What Price Security?

What Price Security?

On the night of March 30, 2003, Chicago’s Mayor Richard M. Daley directed an act of domestic terrorism by surreptitiously bulldozing the runway at Meigs Field, ending a long-running debate over maintaining convenient general aviation access to the City’s downtown. His excuse, at one point, was that his act was necessary for security reasons. In the spirit of 9/11/2001, he held that Meigs simply made it too easy for crazed individuals to launch an aerial attack on his city.
Aviation stakeholders, outnumbered as they are by power-wielding non-flyers, frequently have to suffer arbitrary inconveniences devised in the name of “security”. At a otherwise-welcoming small city’s airport I visit, I must wait to be “buzzed” through the FBO’s door to get back to my airplane, simply because there is an airline terminal located two miles away across the airport. Almost everywhere, chain link fences and controlled-access gates deter the next generation of would-be pilots from hanging out around airplanes.
Even visiting FAA facilities for an informal cup of coffee has become difficult, as Flight Service Stations have become automated and control towers are moved off the ramp and into remote-fortress locations in the airport’s farmland. I used to be able to walk into my General Aviation District Office and see if one of my inspector friends was free for lunch. After 9/11, FAA Flight Standards District offices went into full lockdown mode, behind metal detectors, security guards and service-by-appointment.
Washington, D.C., “Seventy square miles of logic-free environment,” as labeled by my favorite Congressman, tries to be the most secure locality in the world, a place where purse contents are routinely stirred by building guards and bottles of drinking water are considered suspect. Washington airspace, of course, is held sacrosanct, requiring all manner of special training and preparation before considering entry to even the suburban perimeter. Residents of this bastion take comfort in knowing that unauthorized aircraft cannot penetrate the designated no-fly airspace; they’re still nervous from being targeted by terrorists fourteen years ago.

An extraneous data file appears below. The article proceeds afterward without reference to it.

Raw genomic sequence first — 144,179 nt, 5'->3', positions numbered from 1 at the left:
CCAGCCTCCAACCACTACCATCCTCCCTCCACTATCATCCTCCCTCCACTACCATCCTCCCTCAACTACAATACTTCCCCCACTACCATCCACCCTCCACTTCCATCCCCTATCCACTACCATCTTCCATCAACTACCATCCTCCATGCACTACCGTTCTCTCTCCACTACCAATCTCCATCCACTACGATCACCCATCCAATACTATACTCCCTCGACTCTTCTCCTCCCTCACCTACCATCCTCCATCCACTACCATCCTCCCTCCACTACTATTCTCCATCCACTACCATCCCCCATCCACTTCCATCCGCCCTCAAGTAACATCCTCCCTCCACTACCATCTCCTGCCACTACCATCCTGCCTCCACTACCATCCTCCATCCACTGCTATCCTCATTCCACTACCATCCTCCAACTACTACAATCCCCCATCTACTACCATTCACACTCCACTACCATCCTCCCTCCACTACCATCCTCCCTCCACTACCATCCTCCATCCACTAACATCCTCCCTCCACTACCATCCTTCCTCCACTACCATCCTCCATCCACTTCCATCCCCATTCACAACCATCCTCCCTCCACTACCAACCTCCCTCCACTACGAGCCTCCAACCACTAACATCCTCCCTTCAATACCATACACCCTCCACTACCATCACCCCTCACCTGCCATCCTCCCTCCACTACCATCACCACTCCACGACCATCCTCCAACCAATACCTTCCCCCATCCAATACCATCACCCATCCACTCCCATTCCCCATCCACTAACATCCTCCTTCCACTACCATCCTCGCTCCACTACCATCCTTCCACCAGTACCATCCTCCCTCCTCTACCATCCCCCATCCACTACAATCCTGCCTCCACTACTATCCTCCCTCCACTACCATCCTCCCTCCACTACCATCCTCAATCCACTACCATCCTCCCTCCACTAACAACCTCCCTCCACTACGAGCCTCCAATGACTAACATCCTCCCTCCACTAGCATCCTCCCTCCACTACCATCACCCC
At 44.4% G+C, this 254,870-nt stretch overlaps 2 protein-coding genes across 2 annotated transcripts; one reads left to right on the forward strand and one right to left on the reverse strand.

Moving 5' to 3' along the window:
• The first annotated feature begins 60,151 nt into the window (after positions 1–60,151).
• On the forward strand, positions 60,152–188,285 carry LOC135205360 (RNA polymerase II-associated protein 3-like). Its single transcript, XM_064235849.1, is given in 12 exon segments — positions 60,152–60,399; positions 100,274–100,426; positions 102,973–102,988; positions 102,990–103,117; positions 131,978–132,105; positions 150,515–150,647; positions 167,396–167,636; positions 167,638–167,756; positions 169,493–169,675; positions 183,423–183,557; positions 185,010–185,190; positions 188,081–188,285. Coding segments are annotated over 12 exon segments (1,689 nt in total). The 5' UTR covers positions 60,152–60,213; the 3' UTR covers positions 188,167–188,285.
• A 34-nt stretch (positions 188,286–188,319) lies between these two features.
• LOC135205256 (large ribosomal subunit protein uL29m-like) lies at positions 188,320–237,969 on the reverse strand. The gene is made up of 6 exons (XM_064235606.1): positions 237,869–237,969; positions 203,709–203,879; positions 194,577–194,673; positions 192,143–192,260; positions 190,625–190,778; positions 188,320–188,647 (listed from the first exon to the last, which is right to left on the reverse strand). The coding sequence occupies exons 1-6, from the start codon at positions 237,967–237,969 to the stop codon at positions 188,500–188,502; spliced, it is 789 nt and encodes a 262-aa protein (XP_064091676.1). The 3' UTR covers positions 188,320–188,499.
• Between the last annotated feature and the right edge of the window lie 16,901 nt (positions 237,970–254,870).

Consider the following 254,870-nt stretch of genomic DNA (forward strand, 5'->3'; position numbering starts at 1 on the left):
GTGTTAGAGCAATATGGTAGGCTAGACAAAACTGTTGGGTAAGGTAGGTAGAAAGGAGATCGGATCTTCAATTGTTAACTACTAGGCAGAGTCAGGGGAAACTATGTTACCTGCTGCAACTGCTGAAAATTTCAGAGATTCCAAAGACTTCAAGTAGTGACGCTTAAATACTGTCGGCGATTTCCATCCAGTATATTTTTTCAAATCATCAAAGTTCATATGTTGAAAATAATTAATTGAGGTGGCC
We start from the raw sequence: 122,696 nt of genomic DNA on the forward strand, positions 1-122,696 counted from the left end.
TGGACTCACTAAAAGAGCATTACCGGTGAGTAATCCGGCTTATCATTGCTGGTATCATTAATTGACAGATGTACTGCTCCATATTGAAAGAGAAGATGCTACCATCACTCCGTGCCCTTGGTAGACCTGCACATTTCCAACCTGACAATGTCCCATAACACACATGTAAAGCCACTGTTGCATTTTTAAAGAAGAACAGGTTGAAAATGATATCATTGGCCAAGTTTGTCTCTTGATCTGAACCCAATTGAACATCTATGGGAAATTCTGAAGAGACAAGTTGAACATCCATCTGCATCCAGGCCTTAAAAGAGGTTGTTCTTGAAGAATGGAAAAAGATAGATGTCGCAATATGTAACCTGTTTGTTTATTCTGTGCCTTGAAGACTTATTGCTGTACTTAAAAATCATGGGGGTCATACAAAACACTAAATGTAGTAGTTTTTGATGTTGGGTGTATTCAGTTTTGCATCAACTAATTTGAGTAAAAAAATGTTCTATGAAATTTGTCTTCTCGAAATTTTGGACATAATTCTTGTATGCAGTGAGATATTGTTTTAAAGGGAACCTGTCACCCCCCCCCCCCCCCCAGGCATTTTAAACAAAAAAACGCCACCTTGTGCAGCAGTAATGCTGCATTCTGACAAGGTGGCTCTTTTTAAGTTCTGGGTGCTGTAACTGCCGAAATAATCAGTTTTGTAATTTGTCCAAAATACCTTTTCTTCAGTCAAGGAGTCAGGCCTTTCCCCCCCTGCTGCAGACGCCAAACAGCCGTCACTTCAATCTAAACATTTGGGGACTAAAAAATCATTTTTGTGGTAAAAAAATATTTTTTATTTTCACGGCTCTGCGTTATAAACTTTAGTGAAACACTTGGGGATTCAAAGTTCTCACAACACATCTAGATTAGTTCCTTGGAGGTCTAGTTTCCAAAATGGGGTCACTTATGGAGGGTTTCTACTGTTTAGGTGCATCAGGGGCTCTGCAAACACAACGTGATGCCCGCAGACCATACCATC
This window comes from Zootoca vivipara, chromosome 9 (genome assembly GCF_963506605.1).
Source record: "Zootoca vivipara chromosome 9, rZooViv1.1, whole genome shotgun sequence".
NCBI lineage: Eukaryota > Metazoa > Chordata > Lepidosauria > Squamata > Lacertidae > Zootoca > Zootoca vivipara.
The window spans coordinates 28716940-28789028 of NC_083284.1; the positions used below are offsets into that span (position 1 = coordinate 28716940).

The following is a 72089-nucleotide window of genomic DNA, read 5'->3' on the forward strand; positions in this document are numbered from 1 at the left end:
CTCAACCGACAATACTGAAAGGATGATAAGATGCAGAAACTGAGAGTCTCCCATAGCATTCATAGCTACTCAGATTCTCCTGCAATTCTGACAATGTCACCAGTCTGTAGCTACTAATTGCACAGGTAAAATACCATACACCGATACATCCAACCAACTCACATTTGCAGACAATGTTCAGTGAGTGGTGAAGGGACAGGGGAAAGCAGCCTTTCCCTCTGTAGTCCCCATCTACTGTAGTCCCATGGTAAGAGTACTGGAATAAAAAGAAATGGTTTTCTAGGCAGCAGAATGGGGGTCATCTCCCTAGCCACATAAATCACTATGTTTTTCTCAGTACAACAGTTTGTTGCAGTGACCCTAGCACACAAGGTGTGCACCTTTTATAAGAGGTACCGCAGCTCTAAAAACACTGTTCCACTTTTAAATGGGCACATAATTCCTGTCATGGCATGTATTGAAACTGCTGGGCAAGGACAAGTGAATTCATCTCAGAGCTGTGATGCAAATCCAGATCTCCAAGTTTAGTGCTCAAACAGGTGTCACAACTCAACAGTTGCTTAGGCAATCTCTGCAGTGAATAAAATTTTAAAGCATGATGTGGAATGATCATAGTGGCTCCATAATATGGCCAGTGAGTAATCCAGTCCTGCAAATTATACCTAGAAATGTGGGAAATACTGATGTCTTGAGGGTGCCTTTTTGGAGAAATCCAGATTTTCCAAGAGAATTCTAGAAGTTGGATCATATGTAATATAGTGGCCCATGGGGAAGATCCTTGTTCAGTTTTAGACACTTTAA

Meanwhile, pilots intuitively recognize the futility of regulatory restrictions. Bad guys could care less what it says on a navigation chart. As a protester with an unregistered gyrocopter proved last month, a sudden aerial arrival that disregards the rules can evade most preparations. A dedicated terrorist, against whom our pages of procedures were supposedly devised, or a protester who’s willing to accept the penalty, simply disregards locked gates and printed prohibitions.
In the world of general aviation security, much of what we have was foisted upon us by well-meaning, but unknowledgeable, individuals responding to cries of “Do something…make sure this never happens again!” Aviation lobby groups try to talk sense into rule-makers, but our limited numbers often result in having to accept a compromise, just to keep some of our rights. We shouldn’t let up, however. When you discuss aviation security with lay individuals, try to let them know that their security begins with us; we are the ones on the airport, watching for suspicious activity and observing comings and goings. Pilots and owners know what works, and what doesn’t.
In the final conclusion, the only truly secure skies are in the totalitarian countries, where only the rulers’ military has wings. As the incomparable Benjamin Franklin wrote in 1755, “Those who can give up essential liberty for a little temporary safety deserve neither liberty nor safety.”

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1 Comment

  • Michael McCatty June 9, 2015 at 12:09 pm

    These are great points, more security equals less freedom. There is a balancing act, but the more we do as owner/pilots, the less unwanted, unnecessary restrictions there will be.

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